Thousands of children are being taken into care because the state backs the perpetrators of rape and domestic violence not the victims.  Mothers are accused of causing children “emotional harm” if they disclose domestic violence, and children who refuse to see their violent father are forced to or put into foster care.  When survivors of domestic abuse go to or are referred to Children’s Services, instead of support they are accused of causing their children “harm” by witnessing domestic abuse.  Then there’s the Catch 22 that under child protection mothers are told that if they want to keep their children they must stop any relationship with the perpetrator.  But when the perpetrator drags the mother through the family court demanding contact as a way to continue his reign of terror over her and their children, it is the mother who is accused of “alienating” the children from father if she refuses unsupervised contact on grounds of safety.  It is not uncommon for perpetrators, even those with convictions for violence, to be given residence of children.   

So mothers fighting to protect children face a hostile environment in the family courts in which the misogynist fathers’ lobby is embedded – they’ve heavily influenced CAFCASS, the body supposed to promote children’s welfare, are good friends with the President  of the Family Division and professionals increasingly support fathers as the importance of mothers in children’s lives is dismissed, ignored or devalued.  Mothers are being tortured by the constant threat that their children will be taken, and by the devastation when they are taken, compounded by the trauma the children face – which is hardly ever mentioned or considered.

The increasing privatisation of children’s services has led to fostering and adoption becoming a highly profitable industry which depends on  a continual “supply” of children.  To give you an idea: Almost three quarters of children’s homes are run privately; almost half of local authorities are not managing any children’s homes themselves. Almost a third of all children in foster care in England live with foster carers provided through private agencies. In 2015, Corporate Watch reported that eight private foster care agencies (there are many more) made profits of more than £40m. When you look online to see how much a foster carer gets, its all private agencies which pop up, advertising themselves and foster care as well paid – £450 per week for one child, could be more depending on child’s age and needs (eg if they’re disabled)  Also, private employment agencies are also making big money out of providing interim agency social workers, managers, and even whole teams to local authority children’s social services.    Obviously these private services are largely unaccountable – among other things they can hide behind commercial confidentiality and they’re clearly determined by their profit margins, not the best interest of the children. Covid19 regulations have taken away even the most minimal safeguards for fostering, adoption and children in institutional care, leaving those most vulnerable unprotected.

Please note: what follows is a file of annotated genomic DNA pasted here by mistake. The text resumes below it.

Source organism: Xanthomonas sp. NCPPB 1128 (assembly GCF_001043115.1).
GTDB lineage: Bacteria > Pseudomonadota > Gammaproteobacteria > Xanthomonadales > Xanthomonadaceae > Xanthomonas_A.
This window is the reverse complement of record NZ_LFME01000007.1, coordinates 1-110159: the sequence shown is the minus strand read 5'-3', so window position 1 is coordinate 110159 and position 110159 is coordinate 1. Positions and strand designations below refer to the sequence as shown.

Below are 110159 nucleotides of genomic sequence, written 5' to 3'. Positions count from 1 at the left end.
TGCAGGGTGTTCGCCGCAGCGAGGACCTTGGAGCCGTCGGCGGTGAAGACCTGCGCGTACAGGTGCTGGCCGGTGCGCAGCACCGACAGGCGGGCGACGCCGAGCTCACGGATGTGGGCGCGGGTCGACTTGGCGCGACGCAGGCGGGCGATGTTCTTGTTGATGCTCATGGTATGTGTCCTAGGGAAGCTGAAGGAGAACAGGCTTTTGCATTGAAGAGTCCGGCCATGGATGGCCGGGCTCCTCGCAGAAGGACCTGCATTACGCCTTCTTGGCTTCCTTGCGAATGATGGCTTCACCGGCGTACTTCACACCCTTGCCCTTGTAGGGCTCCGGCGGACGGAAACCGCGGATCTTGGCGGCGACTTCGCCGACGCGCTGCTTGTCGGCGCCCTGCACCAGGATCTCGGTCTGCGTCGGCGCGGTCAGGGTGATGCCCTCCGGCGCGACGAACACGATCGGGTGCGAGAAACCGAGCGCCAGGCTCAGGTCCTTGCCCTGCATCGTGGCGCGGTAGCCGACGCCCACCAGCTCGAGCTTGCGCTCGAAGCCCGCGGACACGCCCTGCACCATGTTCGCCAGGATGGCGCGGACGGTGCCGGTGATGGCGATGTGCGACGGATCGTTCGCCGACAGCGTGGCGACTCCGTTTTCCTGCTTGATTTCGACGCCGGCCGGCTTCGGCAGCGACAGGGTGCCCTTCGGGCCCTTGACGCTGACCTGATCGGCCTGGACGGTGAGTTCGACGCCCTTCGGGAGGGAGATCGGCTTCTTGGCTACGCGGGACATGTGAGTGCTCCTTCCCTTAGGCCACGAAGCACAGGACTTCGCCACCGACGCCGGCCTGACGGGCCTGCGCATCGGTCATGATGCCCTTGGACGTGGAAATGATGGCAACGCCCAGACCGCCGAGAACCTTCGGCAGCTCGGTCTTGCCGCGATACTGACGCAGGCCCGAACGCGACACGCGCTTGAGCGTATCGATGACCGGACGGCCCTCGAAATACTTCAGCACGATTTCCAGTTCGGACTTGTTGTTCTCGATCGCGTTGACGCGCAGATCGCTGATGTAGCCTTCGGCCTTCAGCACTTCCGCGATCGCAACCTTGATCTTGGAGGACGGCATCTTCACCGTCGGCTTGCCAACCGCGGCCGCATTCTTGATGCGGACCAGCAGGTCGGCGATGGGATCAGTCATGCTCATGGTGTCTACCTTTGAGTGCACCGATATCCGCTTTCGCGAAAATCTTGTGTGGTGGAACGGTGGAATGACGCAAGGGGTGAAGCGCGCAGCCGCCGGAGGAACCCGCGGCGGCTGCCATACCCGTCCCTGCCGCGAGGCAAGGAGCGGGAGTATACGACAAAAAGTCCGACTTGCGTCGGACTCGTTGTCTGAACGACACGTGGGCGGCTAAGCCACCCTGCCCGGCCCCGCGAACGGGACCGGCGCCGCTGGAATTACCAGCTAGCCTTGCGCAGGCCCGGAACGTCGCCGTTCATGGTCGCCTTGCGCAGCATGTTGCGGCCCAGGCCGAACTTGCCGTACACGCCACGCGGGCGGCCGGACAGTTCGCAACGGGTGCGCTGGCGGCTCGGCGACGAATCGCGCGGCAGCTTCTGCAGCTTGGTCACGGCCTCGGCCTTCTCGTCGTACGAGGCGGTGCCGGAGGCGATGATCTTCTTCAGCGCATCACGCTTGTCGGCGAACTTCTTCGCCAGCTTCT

Children are taken into care when their parents are deemed “not good enough” to keep them, yet the standard of care they receive from the “corporate parent” is often much, much, worse than anything the mother was accused of and entirely detrimental to their welfare.  Working class children being adopted by middle class parents “who can give them a better life” amounts to social engineering. And of course no mother is getting anything like £450 a week to take care of her child – more like just £21 a week Child Benefit and maybe some child tax credits ,if she’s lucky! 

Children and teenagers are frequently moved to different placements and different parts of the country, denied contact with birth parents and siblings, left unprotected from sexual abuse and exploitation,  housed in unregulated children’s homes, excluded from school, etc.  When they leave care, they face horrendous discrimination throughout their lives – they are less likely to be in employment, education or training, disproportionately in prison, and are more likely to have their children taken from them at or soon after birth. 

What we want

Work done in 1970s by Dr Andy Bilson showed that when social workers were allocated money to help families rather than to take children into care, up to 70% fewer children were taken.   S17 must be implemented as a priority and mothers and other carers given a Care Income (see link)

We lobbied hard with WAR and others to get an amendment in the recently passed Domestic Abuse Act to change the “presumption of contact” in the Children Act to stop violent fathers having unsupervised contact or residence of children and to stop the family courts from accepting allegations of “parental alienation” against mothers who raise safety concerns.  We didn’t succeed but we’re not stopping – the rampant sexism has to be challenged everywhere.

We want those in professional positions to become whistleblowers – including social workers, lawyers etc who see how the system really works

 There’s lots of good research out there about what’s actually happening and we need those people to speak out and defend those of us in the firing line

Family courts must be open so that what’s really going on is exposed and held accountable

We are part of grassroots movements of mothers who are speaking out and campaigning for change, and for support not separation.